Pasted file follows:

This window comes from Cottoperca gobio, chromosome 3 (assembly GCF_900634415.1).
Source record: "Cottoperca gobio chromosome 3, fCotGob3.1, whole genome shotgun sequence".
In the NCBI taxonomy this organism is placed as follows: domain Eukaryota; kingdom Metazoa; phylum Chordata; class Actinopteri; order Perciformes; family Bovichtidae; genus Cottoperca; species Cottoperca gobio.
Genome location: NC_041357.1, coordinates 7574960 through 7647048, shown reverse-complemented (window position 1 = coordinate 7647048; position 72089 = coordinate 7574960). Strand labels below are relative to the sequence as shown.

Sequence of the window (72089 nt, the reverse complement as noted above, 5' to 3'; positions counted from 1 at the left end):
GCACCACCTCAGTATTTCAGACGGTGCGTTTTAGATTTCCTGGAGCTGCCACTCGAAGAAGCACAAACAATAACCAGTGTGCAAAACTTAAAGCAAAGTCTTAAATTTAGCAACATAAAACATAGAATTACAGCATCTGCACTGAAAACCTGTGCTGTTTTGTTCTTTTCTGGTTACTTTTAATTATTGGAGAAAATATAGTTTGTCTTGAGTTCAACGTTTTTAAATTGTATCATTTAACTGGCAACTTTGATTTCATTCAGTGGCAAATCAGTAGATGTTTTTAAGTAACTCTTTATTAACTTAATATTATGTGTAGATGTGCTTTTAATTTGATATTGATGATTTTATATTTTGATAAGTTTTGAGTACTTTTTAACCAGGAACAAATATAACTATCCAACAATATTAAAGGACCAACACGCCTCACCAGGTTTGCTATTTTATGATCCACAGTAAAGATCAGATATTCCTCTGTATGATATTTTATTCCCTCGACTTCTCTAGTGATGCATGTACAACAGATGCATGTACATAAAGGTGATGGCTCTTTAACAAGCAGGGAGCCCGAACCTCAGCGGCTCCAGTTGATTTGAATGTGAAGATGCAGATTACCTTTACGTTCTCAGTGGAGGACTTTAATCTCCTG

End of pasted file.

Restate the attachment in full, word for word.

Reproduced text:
This window comes from Cottoperca gobio, chromosome 3 (assembly GCF_900634415.1).
Source record: "Cottoperca gobio chromosome 3, fCotGob3.1, whole genome shotgun sequence".
In the NCBI taxonomy this organism is placed as follows: domain Eukaryota; kingdom Metazoa; phylum Chordata; class Actinopteri; order Perciformes; family Bovichtidae; genus Cottoperca; species Cottoperca gobio.
Genome location: NC_041357.1, coordinates 7574960 through 7647048, shown reverse-complemented (window position 1 = coordinate 7647048; position 72089 = coordinate 7574960). Strand labels below are relative to the sequence as shown.

Sequence of the window (72089 nt, the reverse complement as noted above, 5' to 3'; positions counted from 1 at the left end):
GCACCACCTCAGTATTTCAGACGGTGCGTTTTAGATTTCCTGGAGCTGCCACTCGAAGAAGCACAAACAATAACCAGTGTGCAAAACTTAAAGCAAAGTCTTAAATTTAGCAACATAAAACATAGAATTACAGCATCTGCACTGAAAACCTGTGCTGTTTTGTTCTTTTCTGGTTACTTTTAATTATTGGAGAAAATATAGTTTGTCTTGAGTTCAACGTTTTTAAATTGTATCATTTAACTGGCAACTTTGATTTCATTCAGTGGCAAATCAGTAGATGTTTTTAAGTAACTCTTTATTAACTTAATATTATGTGTAGATGTGCTTTTAATTTGATATTGATGATTTTATATTTTGATAAGTTTTGAGTACTTTTTAACCAGGAACAAATATAACTATCCAACAATATTAAAGGACCAACACGCCTCACCAGGTTTGCTATTTTATGATCCACAGTAAAGATCAGATATTCCTCTGTATGATATTTTATTCCCTCGACTTCTCTAGTGATGCATGTACAACAGATGCATGTACATAAAGGTGATGGCTCTTTAACAAGCAGGGAGCCCGAACCTCAGCGGCTCCAGTTGATTTGAATGTGAAGATGCAGATTACCTTTACGTTCTCAGTGGAGGACTTTAATCTCCTG